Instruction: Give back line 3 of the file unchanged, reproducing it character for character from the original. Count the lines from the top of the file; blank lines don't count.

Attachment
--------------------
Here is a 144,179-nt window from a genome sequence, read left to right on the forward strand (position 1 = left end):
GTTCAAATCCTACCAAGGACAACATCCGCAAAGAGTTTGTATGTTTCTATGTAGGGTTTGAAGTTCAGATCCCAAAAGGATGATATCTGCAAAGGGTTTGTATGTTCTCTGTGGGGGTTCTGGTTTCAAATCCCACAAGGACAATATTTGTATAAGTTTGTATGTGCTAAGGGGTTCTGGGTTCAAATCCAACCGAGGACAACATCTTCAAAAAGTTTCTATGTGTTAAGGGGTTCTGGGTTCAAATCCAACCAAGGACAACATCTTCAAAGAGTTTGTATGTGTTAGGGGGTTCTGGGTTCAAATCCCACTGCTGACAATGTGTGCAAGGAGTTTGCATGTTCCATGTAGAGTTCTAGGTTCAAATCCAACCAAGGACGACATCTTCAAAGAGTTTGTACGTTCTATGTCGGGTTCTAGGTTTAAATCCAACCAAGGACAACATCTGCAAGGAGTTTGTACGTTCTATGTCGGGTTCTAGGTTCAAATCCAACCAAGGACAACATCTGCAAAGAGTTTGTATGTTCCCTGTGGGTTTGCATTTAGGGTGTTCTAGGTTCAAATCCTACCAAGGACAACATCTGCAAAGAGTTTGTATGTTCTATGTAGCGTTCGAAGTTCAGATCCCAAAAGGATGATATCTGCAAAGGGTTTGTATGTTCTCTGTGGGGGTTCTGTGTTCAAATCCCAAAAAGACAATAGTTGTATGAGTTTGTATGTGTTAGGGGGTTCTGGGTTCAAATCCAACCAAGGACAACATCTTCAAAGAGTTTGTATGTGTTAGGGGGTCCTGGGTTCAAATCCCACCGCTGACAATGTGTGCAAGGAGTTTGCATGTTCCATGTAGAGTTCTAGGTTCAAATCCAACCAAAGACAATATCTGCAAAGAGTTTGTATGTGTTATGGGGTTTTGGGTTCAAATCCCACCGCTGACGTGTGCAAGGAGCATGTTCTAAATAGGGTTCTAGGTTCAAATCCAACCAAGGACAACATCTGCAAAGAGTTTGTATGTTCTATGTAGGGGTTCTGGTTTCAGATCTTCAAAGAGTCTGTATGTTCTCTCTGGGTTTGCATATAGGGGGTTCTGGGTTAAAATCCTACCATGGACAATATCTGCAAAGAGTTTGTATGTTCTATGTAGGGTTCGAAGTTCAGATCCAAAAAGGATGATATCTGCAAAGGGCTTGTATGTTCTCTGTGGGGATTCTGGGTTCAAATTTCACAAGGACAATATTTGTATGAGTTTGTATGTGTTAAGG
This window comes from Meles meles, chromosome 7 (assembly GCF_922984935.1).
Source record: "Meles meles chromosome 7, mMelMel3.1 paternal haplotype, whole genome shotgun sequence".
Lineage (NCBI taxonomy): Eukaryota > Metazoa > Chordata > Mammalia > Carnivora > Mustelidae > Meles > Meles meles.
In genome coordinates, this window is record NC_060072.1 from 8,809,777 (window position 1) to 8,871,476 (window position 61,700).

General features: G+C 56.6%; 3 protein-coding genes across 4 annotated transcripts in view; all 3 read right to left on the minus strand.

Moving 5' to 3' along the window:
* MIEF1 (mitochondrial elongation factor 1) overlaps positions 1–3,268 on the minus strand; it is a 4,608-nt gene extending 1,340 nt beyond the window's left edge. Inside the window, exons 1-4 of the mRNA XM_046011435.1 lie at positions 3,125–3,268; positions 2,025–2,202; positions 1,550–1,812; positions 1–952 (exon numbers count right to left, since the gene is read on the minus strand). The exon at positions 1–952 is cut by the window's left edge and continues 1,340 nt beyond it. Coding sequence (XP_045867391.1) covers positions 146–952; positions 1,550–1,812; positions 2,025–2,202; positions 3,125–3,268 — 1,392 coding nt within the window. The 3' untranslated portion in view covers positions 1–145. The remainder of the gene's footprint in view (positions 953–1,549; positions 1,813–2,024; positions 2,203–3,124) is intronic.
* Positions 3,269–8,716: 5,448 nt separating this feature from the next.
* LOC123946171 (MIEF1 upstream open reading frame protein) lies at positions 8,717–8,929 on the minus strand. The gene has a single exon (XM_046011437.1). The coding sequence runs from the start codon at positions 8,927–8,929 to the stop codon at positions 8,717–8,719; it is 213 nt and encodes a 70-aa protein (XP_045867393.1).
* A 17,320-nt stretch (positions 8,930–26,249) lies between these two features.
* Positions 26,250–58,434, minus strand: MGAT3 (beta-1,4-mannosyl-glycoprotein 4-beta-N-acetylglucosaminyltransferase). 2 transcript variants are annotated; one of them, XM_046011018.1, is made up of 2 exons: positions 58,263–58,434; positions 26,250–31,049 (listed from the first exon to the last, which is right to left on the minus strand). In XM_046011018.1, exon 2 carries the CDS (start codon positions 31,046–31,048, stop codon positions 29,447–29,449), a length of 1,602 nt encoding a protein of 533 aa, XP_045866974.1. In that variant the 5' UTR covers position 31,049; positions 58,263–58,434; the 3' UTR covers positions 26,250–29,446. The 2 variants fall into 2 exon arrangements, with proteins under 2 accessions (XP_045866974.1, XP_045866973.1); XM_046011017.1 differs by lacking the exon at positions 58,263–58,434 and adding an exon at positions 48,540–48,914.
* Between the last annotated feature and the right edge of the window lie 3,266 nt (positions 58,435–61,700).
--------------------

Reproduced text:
This window comes from Meles meles, chromosome 7 (assembly GCF_922984935.1).